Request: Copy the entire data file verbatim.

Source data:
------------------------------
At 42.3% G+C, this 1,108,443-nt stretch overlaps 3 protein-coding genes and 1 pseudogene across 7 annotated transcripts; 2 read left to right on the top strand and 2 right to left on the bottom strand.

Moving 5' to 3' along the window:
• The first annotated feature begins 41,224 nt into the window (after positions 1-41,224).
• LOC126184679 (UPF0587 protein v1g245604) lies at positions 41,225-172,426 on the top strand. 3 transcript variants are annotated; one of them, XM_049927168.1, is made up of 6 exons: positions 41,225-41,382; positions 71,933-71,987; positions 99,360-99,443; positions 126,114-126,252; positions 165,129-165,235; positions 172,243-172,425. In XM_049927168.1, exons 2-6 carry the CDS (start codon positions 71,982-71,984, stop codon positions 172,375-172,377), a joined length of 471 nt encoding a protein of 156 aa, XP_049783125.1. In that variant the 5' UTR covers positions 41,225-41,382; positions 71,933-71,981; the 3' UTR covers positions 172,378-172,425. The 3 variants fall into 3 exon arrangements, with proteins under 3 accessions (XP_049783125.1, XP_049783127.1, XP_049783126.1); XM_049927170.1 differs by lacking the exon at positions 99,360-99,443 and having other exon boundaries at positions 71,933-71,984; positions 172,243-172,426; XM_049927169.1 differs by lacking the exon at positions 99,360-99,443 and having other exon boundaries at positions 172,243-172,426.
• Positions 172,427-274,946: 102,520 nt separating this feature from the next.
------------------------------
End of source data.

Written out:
At 42.3% G+C, this 1,108,443-nt stretch overlaps 3 protein-coding genes and 1 pseudogene across 7 annotated transcripts; 2 read left to right on the top strand and 2 right to left on the bottom strand.

Moving 5' to 3' along the window:
• The first annotated feature begins 41,224 nt into the window (after positions 1-41,224).
• LOC126184679 (UPF0587 protein v1g245604) lies at positions 41,225-172,426 on the top strand. 3 transcript variants are annotated; one of them, XM_049927168.1, is made up of 6 exons: positions 41,225-41,382; positions 71,933-71,987; positions 99,360-99,443; positions 126,114-126,252; positions 165,129-165,235; positions 172,243-172,425. In XM_049927168.1, exons 2-6 carry the CDS (start codon positions 71,982-71,984, stop codon positions 172,375-172,377), a joined length of 471 nt encoding a protein of 156 aa, XP_049783125.1. In that variant the 5' UTR covers positions 41,225-41,382; positions 71,933-71,981; the 3' UTR covers positions 172,378-172,425. The 3 variants fall into 3 exon arrangements, with proteins under 3 accessions (XP_049783125.1, XP_049783127.1, XP_049783126.1); XM_049927170.1 differs by lacking the exon at positions 99,360-99,443 and having other exon boundaries at positions 71,933-71,984; positions 172,243-172,426; XM_049927169.1 differs by lacking the exon at positions 99,360-99,443 and having other exon boundaries at positions 172,243-172,426.
• Positions 172,427-274,946: 102,520 nt separating this feature from the next.